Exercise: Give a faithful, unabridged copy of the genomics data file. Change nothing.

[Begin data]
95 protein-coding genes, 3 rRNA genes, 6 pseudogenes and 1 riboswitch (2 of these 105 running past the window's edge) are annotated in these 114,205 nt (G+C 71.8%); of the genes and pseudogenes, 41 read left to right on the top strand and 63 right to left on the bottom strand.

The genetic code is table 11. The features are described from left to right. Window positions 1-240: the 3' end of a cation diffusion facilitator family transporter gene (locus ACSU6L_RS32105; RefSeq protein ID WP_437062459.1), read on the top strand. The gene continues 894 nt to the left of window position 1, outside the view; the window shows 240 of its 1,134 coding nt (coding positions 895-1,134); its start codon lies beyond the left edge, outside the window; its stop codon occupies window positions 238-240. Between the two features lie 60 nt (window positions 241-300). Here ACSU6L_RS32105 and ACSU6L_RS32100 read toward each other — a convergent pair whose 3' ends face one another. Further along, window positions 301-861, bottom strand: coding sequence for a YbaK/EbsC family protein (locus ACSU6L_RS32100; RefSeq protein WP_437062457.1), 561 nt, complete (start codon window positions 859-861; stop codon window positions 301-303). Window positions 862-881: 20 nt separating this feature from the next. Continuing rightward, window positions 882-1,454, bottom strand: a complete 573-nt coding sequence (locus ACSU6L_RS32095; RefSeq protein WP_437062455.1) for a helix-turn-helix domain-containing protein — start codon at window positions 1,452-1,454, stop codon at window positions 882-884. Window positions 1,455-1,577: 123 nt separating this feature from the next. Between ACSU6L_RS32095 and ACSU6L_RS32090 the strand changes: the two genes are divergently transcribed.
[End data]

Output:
95 protein-coding genes, 3 rRNA genes, 6 pseudogenes and 1 riboswitch (2 of these 105 running past the window's edge) are annotated in these 114,205 nt (G+C 71.8%); of the genes and pseudogenes, 41 read left to right on the top strand and 63 right to left on the bottom strand.

The genetic code is table 11. The features are described from left to right. Window positions 1-240: the 3' end of a cation diffusion facilitator family transporter gene (locus ACSU6L_RS32105; RefSeq protein ID WP_437062459.1), read on the top strand. The gene continues 894 nt to the left of window position 1, outside the view; the window shows 240 of its 1,134 coding nt (coding positions 895-1,134); its start codon lies beyond the left edge, outside the window; its stop codon occupies window positions 238-240. Between the two features lie 60 nt (window positions 241-300). Here ACSU6L_RS32105 and ACSU6L_RS32100 read toward each other — a convergent pair whose 3' ends face one another. Further along, window positions 301-861, bottom strand: coding sequence for a YbaK/EbsC family protein (locus ACSU6L_RS32100; RefSeq protein WP_437062457.1), 561 nt, complete (start codon window positions 859-861; stop codon window positions 301-303). Window positions 862-881: 20 nt separating this feature from the next. Continuing rightward, window positions 882-1,454, bottom strand: a complete 573-nt coding sequence (locus ACSU6L_RS32095; RefSeq protein WP_437062455.1) for a helix-turn-helix domain-containing protein — start codon at window positions 1,452-1,454, stop codon at window positions 882-884. Window positions 1,455-1,577: 123 nt separating this feature from the next. Between ACSU6L_RS32095 and ACSU6L_RS32090 the strand changes: the two genes are divergently transcribed.